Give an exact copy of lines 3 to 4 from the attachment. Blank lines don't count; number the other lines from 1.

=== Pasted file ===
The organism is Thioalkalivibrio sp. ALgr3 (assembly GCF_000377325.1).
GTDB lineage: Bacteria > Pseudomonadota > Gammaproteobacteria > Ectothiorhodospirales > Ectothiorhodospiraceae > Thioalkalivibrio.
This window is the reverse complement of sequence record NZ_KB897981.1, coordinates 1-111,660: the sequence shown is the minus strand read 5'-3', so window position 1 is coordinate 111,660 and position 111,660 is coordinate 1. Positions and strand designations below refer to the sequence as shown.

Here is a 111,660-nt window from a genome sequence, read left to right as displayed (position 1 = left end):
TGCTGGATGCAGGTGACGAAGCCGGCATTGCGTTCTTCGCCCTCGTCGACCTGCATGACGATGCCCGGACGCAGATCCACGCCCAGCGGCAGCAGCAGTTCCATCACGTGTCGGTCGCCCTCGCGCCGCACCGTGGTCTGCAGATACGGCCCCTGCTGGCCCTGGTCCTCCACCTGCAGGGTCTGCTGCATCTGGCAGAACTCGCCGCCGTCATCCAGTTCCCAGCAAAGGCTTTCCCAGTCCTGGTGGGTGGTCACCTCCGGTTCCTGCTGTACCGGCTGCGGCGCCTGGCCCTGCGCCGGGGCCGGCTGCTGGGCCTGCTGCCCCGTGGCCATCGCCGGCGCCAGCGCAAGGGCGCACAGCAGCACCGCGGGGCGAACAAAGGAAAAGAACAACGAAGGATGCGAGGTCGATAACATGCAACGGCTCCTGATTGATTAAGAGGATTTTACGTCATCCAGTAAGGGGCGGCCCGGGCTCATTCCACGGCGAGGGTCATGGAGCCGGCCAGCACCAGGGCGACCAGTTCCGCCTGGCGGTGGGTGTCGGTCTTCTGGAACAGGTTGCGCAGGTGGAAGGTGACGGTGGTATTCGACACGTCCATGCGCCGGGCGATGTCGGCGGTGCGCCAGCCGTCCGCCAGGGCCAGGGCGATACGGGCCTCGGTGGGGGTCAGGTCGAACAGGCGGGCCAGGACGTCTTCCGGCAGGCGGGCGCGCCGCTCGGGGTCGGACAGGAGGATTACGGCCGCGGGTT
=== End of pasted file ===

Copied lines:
This window is the reverse complement of sequence record NZ_KB897981.1, coordinates 1-111,660: the sequence shown is the minus strand read 5'-3', so window position 1 is coordinate 111,660 and position 111,660 is coordinate 1. Positions and strand designations below refer to the sequence as shown.

Here is a 111,660-nt window from a genome sequence, read left to right as displayed (position 1 = left end):